I remember where I was. I remember the office closing early, and the staff of a dying dot-com play going home to “be with their loved ones.” I remember sitting on the beach, noticing that no planes were flying, no boats were moving, and the bay was essentially dead. I remember riding my bike to work the next day with an American flag jutting out of my big blue Camelbak. I remember watching the concert for New York, and crying when Billy Joel played.
I hate Billy Joel.
I remember launching my business that fall, with an overflowing cup of optimism on August 11 and some serious concerns 60 days later. I remember choosing a business name that was decidedly optimistic and deliberately vague. I remember telling an old friend in the business that I was planning to start my own communications firm, and I remember him taking off his glasses and rubbing the bridge of his nose.
I remember a flood of consultants hitting the trade show circuits with new business cards, made-up titles and bubble-fueled big thinking. I remember my goal of signing one client a month. I remember going to an office with no clients and an empty email box. I remember looking at Monster.com every single day.
I remember entertaining one serious job idea from Southern California. I remember flying out and meeting with Orange County Realtors. I remember driving on a 12 lane highway to check out some more affordable options. I remember coming home a few weeks later, sitting at the kitchen table, and my wife telling me she was pregnant.
I remember going to SIA to network, and getting nowhere. I remember Hixson asking me point blank “what ARE you doing here?” I remember having dinner at a martini bar that night and the conversation shifting to a possible invasion of Iraq. I remember Geraci saying “show me the proof.” I remember me disagreeing.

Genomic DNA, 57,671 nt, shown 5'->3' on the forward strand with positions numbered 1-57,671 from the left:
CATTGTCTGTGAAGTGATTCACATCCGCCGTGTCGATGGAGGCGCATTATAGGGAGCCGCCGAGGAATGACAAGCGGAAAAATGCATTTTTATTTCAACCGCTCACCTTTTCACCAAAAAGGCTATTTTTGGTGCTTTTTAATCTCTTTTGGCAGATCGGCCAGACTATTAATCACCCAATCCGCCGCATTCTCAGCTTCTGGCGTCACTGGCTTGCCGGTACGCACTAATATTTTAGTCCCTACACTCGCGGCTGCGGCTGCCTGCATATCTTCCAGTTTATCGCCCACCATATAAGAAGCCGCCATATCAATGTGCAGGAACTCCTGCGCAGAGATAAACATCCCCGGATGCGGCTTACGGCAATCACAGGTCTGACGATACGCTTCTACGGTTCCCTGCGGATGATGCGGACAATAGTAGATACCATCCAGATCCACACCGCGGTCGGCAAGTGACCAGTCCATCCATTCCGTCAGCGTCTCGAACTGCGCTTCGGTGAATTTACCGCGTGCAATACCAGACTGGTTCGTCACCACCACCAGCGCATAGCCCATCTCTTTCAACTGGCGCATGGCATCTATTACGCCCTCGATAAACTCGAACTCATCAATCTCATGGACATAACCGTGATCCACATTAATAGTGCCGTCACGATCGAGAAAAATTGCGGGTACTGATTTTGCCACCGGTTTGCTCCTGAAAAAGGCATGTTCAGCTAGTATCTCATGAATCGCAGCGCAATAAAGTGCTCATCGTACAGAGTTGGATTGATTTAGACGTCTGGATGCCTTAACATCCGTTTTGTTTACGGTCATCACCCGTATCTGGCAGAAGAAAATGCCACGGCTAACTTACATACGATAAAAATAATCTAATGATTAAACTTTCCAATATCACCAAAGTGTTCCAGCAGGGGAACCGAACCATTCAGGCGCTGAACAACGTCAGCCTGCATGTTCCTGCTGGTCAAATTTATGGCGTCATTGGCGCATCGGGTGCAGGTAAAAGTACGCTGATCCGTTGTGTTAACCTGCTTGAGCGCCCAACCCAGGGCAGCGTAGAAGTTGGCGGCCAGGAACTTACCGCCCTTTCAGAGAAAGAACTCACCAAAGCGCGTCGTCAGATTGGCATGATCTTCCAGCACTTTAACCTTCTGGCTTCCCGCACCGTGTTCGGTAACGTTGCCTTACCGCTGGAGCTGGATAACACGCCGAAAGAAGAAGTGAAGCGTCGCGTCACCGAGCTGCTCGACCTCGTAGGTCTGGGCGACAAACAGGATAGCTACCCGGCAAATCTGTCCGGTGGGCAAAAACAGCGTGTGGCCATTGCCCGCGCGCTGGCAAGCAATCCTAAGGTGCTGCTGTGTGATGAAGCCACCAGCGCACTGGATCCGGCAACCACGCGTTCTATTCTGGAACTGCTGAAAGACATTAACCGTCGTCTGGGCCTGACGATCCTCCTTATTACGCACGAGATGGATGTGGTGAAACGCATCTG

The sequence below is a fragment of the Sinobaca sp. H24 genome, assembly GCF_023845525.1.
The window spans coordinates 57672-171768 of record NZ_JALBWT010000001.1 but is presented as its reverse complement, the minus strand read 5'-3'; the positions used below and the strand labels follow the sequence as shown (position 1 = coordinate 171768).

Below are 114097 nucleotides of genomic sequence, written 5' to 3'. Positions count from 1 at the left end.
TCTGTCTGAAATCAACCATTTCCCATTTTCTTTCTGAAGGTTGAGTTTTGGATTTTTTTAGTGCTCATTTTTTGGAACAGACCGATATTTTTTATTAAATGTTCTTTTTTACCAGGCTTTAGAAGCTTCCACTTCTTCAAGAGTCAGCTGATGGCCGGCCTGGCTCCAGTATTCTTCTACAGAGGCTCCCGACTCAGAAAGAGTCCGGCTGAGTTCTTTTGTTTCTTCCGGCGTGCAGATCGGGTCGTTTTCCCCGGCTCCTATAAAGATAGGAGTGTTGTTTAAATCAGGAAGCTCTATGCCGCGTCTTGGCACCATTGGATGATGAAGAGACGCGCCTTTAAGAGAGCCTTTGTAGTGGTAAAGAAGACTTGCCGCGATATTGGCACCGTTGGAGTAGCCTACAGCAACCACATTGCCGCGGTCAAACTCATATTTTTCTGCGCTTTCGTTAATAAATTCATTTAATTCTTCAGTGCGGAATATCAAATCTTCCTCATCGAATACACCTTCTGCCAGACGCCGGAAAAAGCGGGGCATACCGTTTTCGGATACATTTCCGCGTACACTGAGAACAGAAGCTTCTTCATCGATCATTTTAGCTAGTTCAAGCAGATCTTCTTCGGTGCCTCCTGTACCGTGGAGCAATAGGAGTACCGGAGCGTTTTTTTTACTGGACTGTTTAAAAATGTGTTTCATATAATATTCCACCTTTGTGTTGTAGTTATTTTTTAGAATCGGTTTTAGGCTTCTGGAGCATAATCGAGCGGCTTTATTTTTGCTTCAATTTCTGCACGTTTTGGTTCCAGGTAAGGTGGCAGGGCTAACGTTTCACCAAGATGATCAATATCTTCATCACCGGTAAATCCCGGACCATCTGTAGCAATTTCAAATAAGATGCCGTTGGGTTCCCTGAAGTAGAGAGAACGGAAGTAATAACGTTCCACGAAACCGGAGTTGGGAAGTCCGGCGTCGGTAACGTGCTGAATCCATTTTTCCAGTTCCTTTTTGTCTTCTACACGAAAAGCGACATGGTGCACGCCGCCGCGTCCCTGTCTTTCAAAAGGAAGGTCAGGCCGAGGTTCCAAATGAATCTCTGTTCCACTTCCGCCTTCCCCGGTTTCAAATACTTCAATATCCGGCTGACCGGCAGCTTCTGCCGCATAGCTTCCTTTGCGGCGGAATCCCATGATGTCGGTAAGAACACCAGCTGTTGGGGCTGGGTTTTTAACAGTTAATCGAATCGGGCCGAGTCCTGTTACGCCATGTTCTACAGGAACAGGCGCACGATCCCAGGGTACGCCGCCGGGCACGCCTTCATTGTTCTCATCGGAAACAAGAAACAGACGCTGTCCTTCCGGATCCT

I remember saying that if you don’t live on the East Coast, you don’t get it. I remember saying that by being closer to the tragedy, my own attitudes toward projection of military force had changed. I remember sincerely believing that a government by the people, even one I hadn’t voted for, would still act in the best way for the people.
I remember two years of checking the mailbox, and instantly depositing whatever might be there. I remember having the conversation that we might need to sell the house.
I remember Colin Powell testifying to the United Nations. I remember reading Joe Wilson’s letter in the New York Times. I remember wondering why anybody at the Pentagon would talk to Seymour Hersh. I remember Thomas Friedman doing a full 180 on the war. I remember meeting new people every day who said they had been anti-war from the beginning. I remember meeting one woman who said she was a hawk.
I remember wondering what was going to happen next. I remember wondering what might have happened had Al Gore fought harder. I remember giving money for the first time to presidential election campaigns. I remember Howard Dean's scream. I remember John Kerry getting the nod because he was more "electable."
I remember hoping that in four years, something would finally give.